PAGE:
This is necessary in order to validate the integrity of the repository as a whole.


Examples of Ways the Repository can Demonstrate it is Meeting this Requirement
Fixity information (e.g., checksums) for each ingested digital object/AIP;

Logs of fixity checks;

Documentation of how AIPs and Fixity information are kept separate;

Documentation of how AIPs and accession registers are kept separate.

.
Discussion
At present, most repositories deal with this at the level of individual information objects by using a checksum of some form, such as MD5. In this case, the repository must be ablemay want to demonstrate that the Fixity Information (checksums, and the information that ties them to AIPs) are stored separately or protected separately from the AIPs themselves, so that accidental alteration of the AIP would not also damage the Fixity Information. Also someone who can maliciously alter an AIP would not likely be able toas easily alter the Fixity Information as well.

B4.2 Repository must have contemporaneous records of actions and administration processes that are relevant to storage and preservation of the AIPs.

Supporting Text
The repository must create records of actions associated with archival storage and must create those records on or about the time of the actions to which they refer. This is necessary in order to ensure documentation is not omitted or erroneous or of questionable authenticity.


Examples of Ways the Repository can Demonstrate it is Meeting this Requirement
Written documentation of decisions and/or action taken;

Preservation metadata logged, stored, and linked to pertinent digital objects.


Discussion
The records may be automated or may be written by individuals, depending on the nature of the actions described. Where community or international standards are used, the repository must demonstrate that all relevant actions are appropriately performed.

B4.2.1 Repository must have specifications for all actions taken on AIPs.

Supporting Text

The repository must have written documentation describing all actions that can be performed against an AIP. This is necessary in order to ensure that any actions performed against an AIP do not alter the AIP information in a manner unacceptable to its Designated Communities.

Examples of Ways the Repository can Demonstrate it is Meeting this Requirement

Written documentation describing all actions that can be performed against an AIP.


Discussion

This documentation is normally created during design of the repository. It should detail the normal handling of AIPs, all actions that can be performed against the AIP, including success and failure conditions and details of how these processes can be monitored.

B4.2.2 Repository demonstrates that any actions taken on AIPs were compliant with the specification of those actions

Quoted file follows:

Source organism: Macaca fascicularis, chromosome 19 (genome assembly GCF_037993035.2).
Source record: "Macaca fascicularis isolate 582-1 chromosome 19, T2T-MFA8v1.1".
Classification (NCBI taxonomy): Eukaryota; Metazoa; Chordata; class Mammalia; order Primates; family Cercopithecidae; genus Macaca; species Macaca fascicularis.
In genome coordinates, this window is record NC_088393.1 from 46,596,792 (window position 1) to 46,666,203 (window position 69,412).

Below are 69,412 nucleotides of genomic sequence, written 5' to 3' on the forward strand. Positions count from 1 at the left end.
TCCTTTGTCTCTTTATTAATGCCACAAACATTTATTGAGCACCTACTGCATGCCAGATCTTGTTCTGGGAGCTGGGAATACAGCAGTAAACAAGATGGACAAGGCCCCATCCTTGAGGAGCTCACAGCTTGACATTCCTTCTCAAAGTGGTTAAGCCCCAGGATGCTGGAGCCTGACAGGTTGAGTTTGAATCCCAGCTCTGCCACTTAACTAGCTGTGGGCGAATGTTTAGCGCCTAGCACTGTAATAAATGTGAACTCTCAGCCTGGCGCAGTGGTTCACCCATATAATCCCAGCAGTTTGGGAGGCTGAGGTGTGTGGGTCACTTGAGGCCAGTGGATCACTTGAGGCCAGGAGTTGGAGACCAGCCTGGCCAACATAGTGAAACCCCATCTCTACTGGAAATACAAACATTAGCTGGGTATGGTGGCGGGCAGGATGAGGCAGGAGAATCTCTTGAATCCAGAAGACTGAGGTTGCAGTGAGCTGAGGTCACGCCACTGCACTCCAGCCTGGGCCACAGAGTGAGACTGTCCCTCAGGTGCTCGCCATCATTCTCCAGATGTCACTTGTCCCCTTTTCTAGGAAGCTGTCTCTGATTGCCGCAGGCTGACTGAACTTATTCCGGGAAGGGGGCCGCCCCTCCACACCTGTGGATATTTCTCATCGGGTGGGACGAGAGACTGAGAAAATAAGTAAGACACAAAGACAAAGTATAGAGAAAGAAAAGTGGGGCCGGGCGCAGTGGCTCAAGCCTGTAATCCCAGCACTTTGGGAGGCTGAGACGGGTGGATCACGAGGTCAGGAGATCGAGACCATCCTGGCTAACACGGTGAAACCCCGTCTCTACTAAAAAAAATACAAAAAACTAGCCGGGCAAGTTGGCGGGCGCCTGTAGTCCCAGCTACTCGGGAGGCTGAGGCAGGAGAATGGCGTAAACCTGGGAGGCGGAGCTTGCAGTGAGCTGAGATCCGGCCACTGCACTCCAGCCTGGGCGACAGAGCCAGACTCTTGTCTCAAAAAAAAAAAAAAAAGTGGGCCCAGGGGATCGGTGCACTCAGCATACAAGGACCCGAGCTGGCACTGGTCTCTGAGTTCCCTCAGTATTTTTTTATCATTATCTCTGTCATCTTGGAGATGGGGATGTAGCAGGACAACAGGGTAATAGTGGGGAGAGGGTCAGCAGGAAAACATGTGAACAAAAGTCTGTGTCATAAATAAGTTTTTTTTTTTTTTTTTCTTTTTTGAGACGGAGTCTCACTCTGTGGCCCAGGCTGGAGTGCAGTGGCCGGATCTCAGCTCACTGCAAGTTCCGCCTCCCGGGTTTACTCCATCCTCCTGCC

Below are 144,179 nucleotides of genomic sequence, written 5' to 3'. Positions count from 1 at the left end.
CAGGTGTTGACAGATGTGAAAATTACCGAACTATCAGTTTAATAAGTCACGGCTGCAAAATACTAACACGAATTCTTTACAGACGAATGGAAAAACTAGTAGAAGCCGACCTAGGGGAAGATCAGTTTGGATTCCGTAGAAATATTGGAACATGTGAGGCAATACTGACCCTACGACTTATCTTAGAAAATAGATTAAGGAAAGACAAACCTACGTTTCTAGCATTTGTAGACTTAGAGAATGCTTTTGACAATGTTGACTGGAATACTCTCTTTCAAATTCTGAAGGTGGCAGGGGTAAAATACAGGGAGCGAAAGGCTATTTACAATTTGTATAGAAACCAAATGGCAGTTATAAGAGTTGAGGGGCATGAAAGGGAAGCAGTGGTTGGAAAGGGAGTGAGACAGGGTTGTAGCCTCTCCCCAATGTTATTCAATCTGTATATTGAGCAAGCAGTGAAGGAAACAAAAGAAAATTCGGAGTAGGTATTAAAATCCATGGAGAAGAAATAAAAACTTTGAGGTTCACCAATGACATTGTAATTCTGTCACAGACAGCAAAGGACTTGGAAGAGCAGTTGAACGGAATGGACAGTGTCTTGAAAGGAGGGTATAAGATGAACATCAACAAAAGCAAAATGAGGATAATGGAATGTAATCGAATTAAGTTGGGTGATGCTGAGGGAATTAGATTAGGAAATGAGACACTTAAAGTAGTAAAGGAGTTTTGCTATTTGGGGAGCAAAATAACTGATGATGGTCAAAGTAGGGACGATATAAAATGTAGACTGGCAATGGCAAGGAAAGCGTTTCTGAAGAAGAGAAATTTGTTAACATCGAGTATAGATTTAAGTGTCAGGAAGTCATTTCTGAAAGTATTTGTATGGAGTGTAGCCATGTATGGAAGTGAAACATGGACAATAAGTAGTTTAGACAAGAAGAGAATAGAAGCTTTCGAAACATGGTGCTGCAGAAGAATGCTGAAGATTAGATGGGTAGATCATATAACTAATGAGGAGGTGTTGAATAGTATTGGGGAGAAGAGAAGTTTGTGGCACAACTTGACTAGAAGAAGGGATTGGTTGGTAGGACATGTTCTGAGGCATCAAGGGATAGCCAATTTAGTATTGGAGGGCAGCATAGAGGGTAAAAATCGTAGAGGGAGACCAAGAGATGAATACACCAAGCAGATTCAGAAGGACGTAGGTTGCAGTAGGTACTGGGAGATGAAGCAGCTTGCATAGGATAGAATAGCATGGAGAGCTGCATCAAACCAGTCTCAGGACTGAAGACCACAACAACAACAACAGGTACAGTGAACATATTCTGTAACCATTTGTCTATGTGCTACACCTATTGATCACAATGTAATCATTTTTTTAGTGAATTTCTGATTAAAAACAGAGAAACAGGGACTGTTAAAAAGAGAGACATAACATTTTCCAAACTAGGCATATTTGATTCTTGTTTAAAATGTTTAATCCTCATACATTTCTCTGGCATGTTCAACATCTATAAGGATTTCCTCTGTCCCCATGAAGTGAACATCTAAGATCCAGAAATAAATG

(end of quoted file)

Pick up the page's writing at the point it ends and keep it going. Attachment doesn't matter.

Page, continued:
Supporting Text

The repository must have documentation that all actions taken against an AIP are the actions allowed and documented in the design of the archive. This is necessary in order to ensure that any actions performed against an AIP do not alter the AIP information in a manner unacceptable to its Designated Communities.

Examples of Ways the Repository can Demonstrate it is Meeting this Requirement

Preservation metadata logged, stored, and linked to pertinent digital objects and documentation of that action;

Procedural audits of repository showing that all actions conform to the documented processes.


Discussion

Successful preservation of information in the archive is strongly linked to following established and documented procedures to complete any actions that affect the repository data. The more often “special handling” of repository data and the more often this “special handling” is not overseen in a consistent manner, the more likely that the repository held data will be compromised. When procedures are regularly followed, any deviation from procedures that would be likely to cause an alteration in the data will more likely be noticed or if not noticed may be more likely able to be corrected or the timing and likely change could be identified in the future.

Edit | Attach | Watch | Print version | History: r4 < r3 < r2 < r1 | Backlinks | Raw View | Raw edit | More topic actions
Topic revision: r4 - 2009-04-20 - DavidGiaretta
 
This site is powered by the TWiki collaboration platform Powered by PerlCopyright © 2008-2018 by the contributing authors. All material on this collaboration platform is the property of the contributing authors.
Ideas, requests, problems regarding TWiki? Send feedback